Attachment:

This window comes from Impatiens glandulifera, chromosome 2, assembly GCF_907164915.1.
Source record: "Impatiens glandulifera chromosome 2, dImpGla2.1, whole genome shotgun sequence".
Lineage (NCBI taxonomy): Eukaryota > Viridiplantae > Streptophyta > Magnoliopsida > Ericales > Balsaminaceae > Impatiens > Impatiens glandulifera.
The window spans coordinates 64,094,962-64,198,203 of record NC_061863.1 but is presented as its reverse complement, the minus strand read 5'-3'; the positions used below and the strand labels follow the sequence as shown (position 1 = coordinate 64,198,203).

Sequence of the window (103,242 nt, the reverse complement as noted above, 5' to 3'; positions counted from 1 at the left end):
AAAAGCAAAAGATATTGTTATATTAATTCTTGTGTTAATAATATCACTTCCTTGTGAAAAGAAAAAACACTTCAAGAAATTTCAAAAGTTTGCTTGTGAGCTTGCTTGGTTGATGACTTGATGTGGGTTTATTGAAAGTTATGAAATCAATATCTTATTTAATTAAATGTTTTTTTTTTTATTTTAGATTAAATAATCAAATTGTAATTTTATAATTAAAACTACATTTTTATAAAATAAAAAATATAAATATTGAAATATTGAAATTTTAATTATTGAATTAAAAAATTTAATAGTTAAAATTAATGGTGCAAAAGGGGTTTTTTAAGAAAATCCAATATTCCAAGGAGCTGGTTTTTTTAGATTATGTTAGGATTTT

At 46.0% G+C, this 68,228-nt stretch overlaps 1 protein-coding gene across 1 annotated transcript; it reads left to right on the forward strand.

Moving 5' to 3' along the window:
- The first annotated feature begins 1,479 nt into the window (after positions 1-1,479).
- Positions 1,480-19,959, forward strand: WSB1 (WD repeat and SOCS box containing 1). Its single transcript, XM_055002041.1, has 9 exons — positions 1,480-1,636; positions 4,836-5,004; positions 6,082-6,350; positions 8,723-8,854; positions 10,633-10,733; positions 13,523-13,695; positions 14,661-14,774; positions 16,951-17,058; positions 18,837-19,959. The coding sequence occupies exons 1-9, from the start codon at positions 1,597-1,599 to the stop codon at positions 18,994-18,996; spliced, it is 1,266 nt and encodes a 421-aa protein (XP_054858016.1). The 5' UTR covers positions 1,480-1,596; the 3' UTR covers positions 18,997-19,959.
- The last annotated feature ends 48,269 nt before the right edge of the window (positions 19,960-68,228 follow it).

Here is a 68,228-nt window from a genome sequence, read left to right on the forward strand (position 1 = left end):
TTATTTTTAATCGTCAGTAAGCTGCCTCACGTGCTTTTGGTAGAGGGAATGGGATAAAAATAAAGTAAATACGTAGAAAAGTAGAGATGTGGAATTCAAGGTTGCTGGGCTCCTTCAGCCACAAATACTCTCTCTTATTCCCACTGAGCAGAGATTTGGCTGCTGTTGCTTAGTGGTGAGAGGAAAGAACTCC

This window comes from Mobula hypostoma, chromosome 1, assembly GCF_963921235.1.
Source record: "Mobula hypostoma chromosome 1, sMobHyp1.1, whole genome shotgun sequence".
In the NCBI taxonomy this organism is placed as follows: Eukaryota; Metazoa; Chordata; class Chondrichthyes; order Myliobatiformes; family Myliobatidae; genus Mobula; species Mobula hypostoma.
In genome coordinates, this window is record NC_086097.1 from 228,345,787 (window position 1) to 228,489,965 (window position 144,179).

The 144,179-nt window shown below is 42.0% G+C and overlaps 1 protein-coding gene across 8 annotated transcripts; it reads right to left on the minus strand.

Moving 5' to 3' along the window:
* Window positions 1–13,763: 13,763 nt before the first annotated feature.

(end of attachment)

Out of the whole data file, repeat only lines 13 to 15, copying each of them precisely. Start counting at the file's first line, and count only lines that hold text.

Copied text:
TTATTTTTAATCGTCAGTAAGCTGCCTCACGTGCTTTTGGTAGAGGGAATGGGATAAAAATAAAGTAAATACGTAGAAAAGTAGAGATGTGGAATTCAAGGTTGCTGGGCTCCTTCAGCCACAAATACTCTCTCTTATTCCCACTGAGCAGAGATTTGGCTGCTGTTGCTTAGTGGTGAGAGGAAAGAACTCC

This window comes from Mobula hypostoma, chromosome 1, assembly GCF_963921235.1.
Source record: "Mobula hypostoma chromosome 1, sMobHyp1.1, whole genome shotgun sequence".